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For me, nostalgia in gaming is one of the most enjoyable feelings. In spite of the prevalent negativity within the gaming community, nostalgia has the power to take us back to a time when gaming was less cynical. The flash game genre has always been a fantastic time capsule into a period when free flash games offered hours of entertainment for no charge. No other game series solidifies the excitement and ingenuity of the genre for me better than Con Artist Games‘ The Last Stand franchise. With the recent launch of The Last Stand Legacy Collection on Steam, I thought it would be fun to look back on these flash game classics and express why I think they’re so important.

My introduction to this series goes back to around 2008 where I was browsing either Kongregate or Newgrounds and stumbled upon a new flash zombie game. I was amazed at the impressive visuals – which appear to be meticulously hand-drawn – and while it actually caused my ageing laptop to lag horribly, I was still enamoured by the game’s foreboding atmosphere and grotesque gore.

Humble Beginnings

The Last Stand 1 & 2 are essentially 2D horde shooters where players need to defend a ramshackle barricade against ever-increasing hordes. They also need to use the hours in between each night to delegate tasks such as scavenging for weapons, survivors, or repairing the barricade. The risk/reward of time management is one of the more engaging elements of the game, as sending search parties out can cost you rescued survivors.

Choose your scavenge locations wisely. – Source: Screen capture – Christopher Clawson

These mechanics are expanded significantly in The Last Stand 2 where the goal is to move from town to town until you reach Union City and finish the game. The search process then becomes about choosing the right buildings to search, which takes time but will get you weapons, survivors, or vital supplies needed to travel.

There is high tension in both games, as there is an element of strategy in picking your targets as the horde approaches. Learning things like the different walking animations can help you determine which zombie will reach your defences first, or noticing a zombie covered in body armour will help you make more effective shots. The games have fun weapons and impressive animations for the time, with incredibly satisfying and gory headshots being a highlight.

Ravenous hordes and chunky headshots abound. – Source: Screen Capture – Christopher Clawson

Union City

Where this franchise truly impressed me, and why I believe Con Artist Games were a titan of the flash game period, is their incredibly ambitious 2011 magnum opus The Last Stand: Union City. Clearly exhibiting what flash games were capable of, and also the passion present in Con Artist Games, this game was a two-year project complete with everything you would expect from a large-scope endeavour with plenty of community engagement, feedback, and playtesting.

The Last Stand: Union City took the series from a horde shooter with management mechanics to a fully-fledged side-scrolling RPG with Fallout-style skill points and character creation. Just like the previous entries, it was completely free to experience. The game tasked players with travelling through the titular Union City to find their spouse and be evacuated. Along the way, you’ll scavenge for supplies, face hordes of zombies, and complete quests. The game even offered players the choice for a “run & gun” mode and a more hardcore survival mode with hunger and energy needs. Unlike the previous entries in the franchise, which could be completed in less than an hour, this game offered at minimum 4-5 hours of enjoyable content with an ending that fans of the original games will appreciate.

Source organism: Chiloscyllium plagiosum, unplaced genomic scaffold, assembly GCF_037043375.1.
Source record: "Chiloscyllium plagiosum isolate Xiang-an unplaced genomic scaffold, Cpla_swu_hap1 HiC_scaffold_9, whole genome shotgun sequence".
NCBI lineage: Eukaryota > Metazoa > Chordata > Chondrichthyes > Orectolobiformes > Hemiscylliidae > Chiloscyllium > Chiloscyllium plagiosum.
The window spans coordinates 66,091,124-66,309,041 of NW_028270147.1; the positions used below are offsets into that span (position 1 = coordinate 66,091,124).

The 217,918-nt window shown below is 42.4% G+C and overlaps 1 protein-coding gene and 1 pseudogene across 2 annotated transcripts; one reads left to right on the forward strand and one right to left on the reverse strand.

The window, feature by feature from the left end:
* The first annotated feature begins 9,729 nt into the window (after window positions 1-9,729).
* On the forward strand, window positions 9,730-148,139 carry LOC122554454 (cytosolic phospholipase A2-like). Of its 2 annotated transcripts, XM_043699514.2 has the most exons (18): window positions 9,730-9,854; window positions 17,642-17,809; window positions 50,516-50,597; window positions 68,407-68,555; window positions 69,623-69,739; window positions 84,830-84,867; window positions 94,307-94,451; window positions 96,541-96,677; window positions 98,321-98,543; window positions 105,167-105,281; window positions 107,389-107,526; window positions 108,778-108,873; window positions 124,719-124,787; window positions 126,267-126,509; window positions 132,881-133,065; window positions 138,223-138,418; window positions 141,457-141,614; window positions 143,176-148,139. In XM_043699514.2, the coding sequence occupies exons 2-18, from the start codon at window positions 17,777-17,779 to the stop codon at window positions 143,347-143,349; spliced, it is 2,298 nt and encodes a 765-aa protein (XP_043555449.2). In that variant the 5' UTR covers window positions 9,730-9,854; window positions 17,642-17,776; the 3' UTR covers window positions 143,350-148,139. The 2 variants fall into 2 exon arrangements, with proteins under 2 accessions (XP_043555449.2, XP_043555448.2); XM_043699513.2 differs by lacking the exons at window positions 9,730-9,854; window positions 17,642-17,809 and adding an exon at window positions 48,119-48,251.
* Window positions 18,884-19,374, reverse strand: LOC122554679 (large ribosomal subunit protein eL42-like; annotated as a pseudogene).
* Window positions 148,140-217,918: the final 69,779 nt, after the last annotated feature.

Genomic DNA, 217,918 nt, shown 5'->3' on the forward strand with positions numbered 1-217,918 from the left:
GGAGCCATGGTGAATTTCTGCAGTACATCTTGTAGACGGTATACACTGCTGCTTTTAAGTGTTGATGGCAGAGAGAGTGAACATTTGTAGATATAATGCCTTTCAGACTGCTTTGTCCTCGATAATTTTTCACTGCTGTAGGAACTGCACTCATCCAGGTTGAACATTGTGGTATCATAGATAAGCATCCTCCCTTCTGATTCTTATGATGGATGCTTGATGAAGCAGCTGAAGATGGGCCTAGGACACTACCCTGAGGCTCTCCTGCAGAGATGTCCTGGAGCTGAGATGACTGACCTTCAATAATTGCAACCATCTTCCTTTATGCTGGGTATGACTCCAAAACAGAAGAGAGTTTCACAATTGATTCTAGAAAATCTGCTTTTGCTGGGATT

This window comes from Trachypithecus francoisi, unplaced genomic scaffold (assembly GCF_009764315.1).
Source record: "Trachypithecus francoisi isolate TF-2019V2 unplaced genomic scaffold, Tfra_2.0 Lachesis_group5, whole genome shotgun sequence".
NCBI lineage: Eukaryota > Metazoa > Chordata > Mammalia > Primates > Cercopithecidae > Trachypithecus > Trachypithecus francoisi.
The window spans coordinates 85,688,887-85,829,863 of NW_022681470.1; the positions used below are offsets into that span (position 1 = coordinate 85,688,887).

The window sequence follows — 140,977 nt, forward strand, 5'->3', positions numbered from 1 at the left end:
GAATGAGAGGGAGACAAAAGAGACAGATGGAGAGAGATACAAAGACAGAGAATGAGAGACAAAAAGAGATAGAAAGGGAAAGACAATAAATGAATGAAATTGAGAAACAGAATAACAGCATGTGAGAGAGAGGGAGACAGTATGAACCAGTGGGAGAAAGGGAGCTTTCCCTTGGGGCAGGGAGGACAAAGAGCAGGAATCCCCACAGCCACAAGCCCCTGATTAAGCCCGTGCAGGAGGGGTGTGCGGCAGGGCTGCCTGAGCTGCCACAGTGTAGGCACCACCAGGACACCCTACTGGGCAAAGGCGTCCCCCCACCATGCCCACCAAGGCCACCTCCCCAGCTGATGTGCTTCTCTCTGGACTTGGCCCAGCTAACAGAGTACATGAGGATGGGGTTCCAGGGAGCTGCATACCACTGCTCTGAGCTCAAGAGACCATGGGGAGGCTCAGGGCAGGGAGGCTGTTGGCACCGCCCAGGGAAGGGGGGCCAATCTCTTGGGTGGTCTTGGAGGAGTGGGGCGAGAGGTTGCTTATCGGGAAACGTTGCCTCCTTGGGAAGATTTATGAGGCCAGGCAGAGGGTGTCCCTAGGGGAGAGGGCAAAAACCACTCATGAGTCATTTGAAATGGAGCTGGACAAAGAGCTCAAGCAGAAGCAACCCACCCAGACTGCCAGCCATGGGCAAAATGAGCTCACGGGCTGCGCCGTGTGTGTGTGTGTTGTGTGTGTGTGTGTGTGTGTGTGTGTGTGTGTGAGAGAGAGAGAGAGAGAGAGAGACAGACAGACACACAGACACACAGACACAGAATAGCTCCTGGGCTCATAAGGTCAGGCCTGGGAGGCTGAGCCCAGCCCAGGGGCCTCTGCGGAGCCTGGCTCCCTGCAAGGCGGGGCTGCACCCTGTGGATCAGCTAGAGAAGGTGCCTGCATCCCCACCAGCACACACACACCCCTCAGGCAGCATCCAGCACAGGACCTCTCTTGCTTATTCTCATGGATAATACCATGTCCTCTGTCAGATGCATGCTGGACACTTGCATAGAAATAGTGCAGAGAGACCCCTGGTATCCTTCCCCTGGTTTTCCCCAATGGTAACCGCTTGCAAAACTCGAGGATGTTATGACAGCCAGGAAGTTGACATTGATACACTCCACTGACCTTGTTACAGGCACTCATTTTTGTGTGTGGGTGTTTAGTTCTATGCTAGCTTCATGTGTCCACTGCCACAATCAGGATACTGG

From Horde defence to fully-fledged RPG. – Source: Screen capture – Christopher Clawson

Why These Games Matter

At times like these when the industry is rife with controversy and horror stories its nice to go back to games like this that remind you of why you love the industry, these games were clearly passion projects by someone who wanted to bring their zombie survival fantasy to life and make available to anyone with a computer. They should be recognised for how much was achieved with flash technology in the hands of an independent developer and they are at least for me, the closing chapter in the long and exciting history of flash games.

But don’t take just my word for it right now the collection sits at an impressive “very positive” rating on steam with just shy of 500 reviews, with gamers relishing in fond memories of sneakily playing the game at school or spending whole nights binging Union City. It’s wonderful to see so many gamers come together to share their experiences with these hidden gems.

Where are Con Artist Games now?

Con Artist Games have gone from strength to strength, creating the successful and beloved social game follow-up, The Last Stand: Dead Zone, and now having their latest entry in the franchise set to be an evolution of everything that’s come before it. With The Last Stand: Aftermath releasing sometime next year, and the recent release of the Legacy Collection, it seems only right to give these classic games and their developer the praise they deserve, and the thanks for giving me some of my fondest childhood gaming memories.

The Last Stand: Aftermath is available to wishlist on Steam right now and has a demo to try out.  Meanwhile, the Last Stand Legacy Collection is available on Steam for the low price of £7.19/€8.19 and, for a window into the golden years of flash gaming, it’s well worth it. If you’re a returning player like me, it’s a great way to support a developer who gave us so many fond memories.

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